The Voynich Manuscript

The other day, while I was looking online for information about a book - that does not allow itself to be read - mentioned in an Edgar Allan Poe story, I came across an article by sometime Time magazine book reviewer and novelist Lev Grossman. The piece is called When Words Fail and dates from the late 1990s. Subsequent checking suggests that not all of the information in the article is accurate or up to date but it will do as a summary introduction.

The Voynich Manuscript is, literally, a book that cannot by read, since it is written in an unknown language or else in a cipher no-one has yet decoded, at a time of which no-one is sure, by a hand that has not been identified. It is named for one Wilfrid M. Voynich, an American rare book dealer who found it in 1912 in the library of the Villa Mondragone, a Jesuit college in Frascati, Italy, near Rome. The Jesuits who owned the manuscript knew almost nothing about it. Recognising it as unusual and potentially valuable, Voynich bought it and took it back with him to America.

He circulated copies of the pages to scholars he thought might be interested in deciphering it: paleographers, medieval historians, cryptographers, linguists, philologists, even astronomers and botanists. (The book is beautifully illustrated with botanical drawings, astrological symbols, maps, and other arcana.) To date, nearly a hundred years later, no-one has succeeded, although many have tried and some have destroyed themselves in the attempt.

Evocative names swirl about the Voynich: St. Hildegard von Bingen, Roger Bacon, Doctor Dee and Edward Kelly, Rudolph II of Bohemia .... between the pages of the book was a letter, the date of which is probably 1666, from Johannes Marcus Marci of Kronland, rector of the University of Prague, to polymath Athanasius Kircher, a Jesuit famous for trying and failing to decipher Egyptian hieroglyphics and for having himself lowered into the crater of Vesuvius to observe the play of subterranean forces. Kircher was also the author of one of the earliest attempts at devising a universal language and Marci was seeking advice re: deciphering.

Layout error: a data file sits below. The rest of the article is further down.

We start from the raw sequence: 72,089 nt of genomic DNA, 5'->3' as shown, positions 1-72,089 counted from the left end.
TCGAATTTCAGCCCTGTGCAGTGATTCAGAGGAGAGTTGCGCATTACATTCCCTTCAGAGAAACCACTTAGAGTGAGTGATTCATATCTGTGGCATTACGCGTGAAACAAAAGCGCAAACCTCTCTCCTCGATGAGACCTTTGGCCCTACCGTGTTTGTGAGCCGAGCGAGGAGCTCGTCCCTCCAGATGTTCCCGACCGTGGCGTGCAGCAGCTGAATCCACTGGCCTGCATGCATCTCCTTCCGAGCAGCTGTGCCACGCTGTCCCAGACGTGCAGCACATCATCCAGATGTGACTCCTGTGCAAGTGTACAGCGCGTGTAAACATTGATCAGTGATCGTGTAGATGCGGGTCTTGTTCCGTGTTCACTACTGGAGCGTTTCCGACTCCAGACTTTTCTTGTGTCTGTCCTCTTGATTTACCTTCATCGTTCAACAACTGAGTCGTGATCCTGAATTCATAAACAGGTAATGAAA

So the book was certainly in Prague in the mid-seventeenth century, and may have been purchased by Rudolph for a large amount of money late in the sixteenth; but where it was before that remains a matter for speculation. Many scholars think the physical object dates from early in the 1500s but, even so, it may still be a copy of an earlier book; on the other hand, it may be a hoax especially concocted to fool the King of Bohemia into parting with 300 crowns.

Currently massive efforts through interlinked Web sites are under way to solve the mystery once and for all ... but part of me wonders if it might not be better to leave something as strange and beautiful as this is, alone?

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